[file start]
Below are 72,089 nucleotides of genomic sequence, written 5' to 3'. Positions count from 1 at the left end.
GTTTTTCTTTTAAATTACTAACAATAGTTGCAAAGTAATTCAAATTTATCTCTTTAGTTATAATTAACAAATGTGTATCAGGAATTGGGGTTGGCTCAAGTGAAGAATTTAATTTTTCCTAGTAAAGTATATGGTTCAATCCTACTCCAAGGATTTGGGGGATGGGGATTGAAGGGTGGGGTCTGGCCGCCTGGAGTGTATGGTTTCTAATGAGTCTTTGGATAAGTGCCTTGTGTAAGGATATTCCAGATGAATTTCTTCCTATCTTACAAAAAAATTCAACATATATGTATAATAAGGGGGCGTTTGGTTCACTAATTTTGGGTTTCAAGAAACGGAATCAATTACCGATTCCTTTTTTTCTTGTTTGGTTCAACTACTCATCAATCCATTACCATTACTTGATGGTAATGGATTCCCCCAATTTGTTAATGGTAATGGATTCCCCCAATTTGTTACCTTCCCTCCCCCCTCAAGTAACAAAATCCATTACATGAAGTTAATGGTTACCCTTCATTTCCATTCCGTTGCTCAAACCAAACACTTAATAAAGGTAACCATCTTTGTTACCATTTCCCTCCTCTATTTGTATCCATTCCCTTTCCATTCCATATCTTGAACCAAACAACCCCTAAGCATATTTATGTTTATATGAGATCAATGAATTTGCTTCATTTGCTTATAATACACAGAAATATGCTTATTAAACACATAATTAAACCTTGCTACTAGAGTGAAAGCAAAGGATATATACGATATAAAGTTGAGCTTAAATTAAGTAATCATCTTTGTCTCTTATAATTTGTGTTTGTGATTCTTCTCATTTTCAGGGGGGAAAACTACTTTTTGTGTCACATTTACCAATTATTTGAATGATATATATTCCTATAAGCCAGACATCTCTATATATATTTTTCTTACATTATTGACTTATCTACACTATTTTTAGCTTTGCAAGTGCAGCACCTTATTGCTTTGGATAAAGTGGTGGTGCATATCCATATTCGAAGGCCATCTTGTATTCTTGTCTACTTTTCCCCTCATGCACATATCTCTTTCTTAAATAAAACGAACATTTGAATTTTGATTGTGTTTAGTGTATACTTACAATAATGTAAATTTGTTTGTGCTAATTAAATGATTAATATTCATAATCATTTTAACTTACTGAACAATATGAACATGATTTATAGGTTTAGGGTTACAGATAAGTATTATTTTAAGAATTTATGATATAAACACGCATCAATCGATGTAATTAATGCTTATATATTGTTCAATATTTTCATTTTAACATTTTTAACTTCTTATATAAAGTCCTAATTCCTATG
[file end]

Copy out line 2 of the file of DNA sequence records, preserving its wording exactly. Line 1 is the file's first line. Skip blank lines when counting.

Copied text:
GTTTTTCTTTTAAATTACTAACAATAGTTGCAAAGTAATTCAAATTTATCTCTTTAGTTATAATTAACAAATGTGTATCAGGAATTGGGGTTGGCTCAAGTGAAGAATTTAATTTTTCCTAGTAAAGTATATGGTTCAATCCTACTCCAAGGATTTGGGGGATGGGGATTGAAGGGTGGGGTCTGGCCGCCTGGAGTGTATGGTTTCTAATGAGTCTTTGGATAAGTGCCTTGTGTAAGGATATTCCAGATGAATTTCTTCCTATCTTACAAAAAAATTCAACATATATGTATAATAAGGGGGCGTTTGGTTCACTAATTTTGGGTTTCAAGAAACGGAATCAATTACCGATTCCTTTTTTTCTTGTTTGGTTCAACTACTCATCAATCCATTACCATTACTTGATGGTAATGGATTCCCCCAATTTGTTAATGGTAATGGATTCCCCCAATTTGTTACCTTCCCTCCCCCCTCAAGTAACAAAATCCATTACATGAAGTTAATGGTTACCCTTCATTTCCATTCCGTTGCTCAAACCAAACACTTAATAAAGGTAACCATCTTTGTTACCATTTCCCTCCTCTATTTGTATCCATTCCCTTTCCATTCCATATCTTGAACCAAACAACCCCTAAGCATATTTATGTTTATATGAGATCAATGAATTTGCTTCATTTGCTTATAATACACAGAAATATGCTTATTAAACACATAATTAAACCTTGCTACTAGAGTGAAAGCAAAGGATATATACGATATAAAGTTGAGCTTAAATTAAGTAATCATCTTTGTCTCTTATAATTTGTGTTTGTGATTCTTCTCATTTTCAGGGGGGAAAACTACTTTTTGTGTCACATTTACCAATTATTTGAATGATATATATTCCTATAAGCCAGACATCTCTATATATATTTTTCTTACATTATTGACTTATCTACACTATTTTTAGCTTTGCAAGTGCAGCACCTTATTGCTTTGGATAAAGTGGTGGTGCATATCCATATTCGAAGGCCATCTTGTATTCTTGTCTACTTTTCCCCTCATGCACATATCTCTTTCTTAAATAAAACGAACATTTGAATTTTGATTGTGTTTAGTGTATACTTACAATAATGTAAATTTGTTTGTGCTAATTAAATGATTAATATTCATAATCATTTTAACTTACTGAACAATATGAACATGATTTATAGGTTTAGGGTTACAGATAAGTATTATTTTAAGAATTTATGATATAAACACGCATCAATCGATGTAATTAATGCTTATATATTGTTCAATATTTTCATTTTAACATTTTTAACTTCTTATATAAAGTCCTAATTCCTATG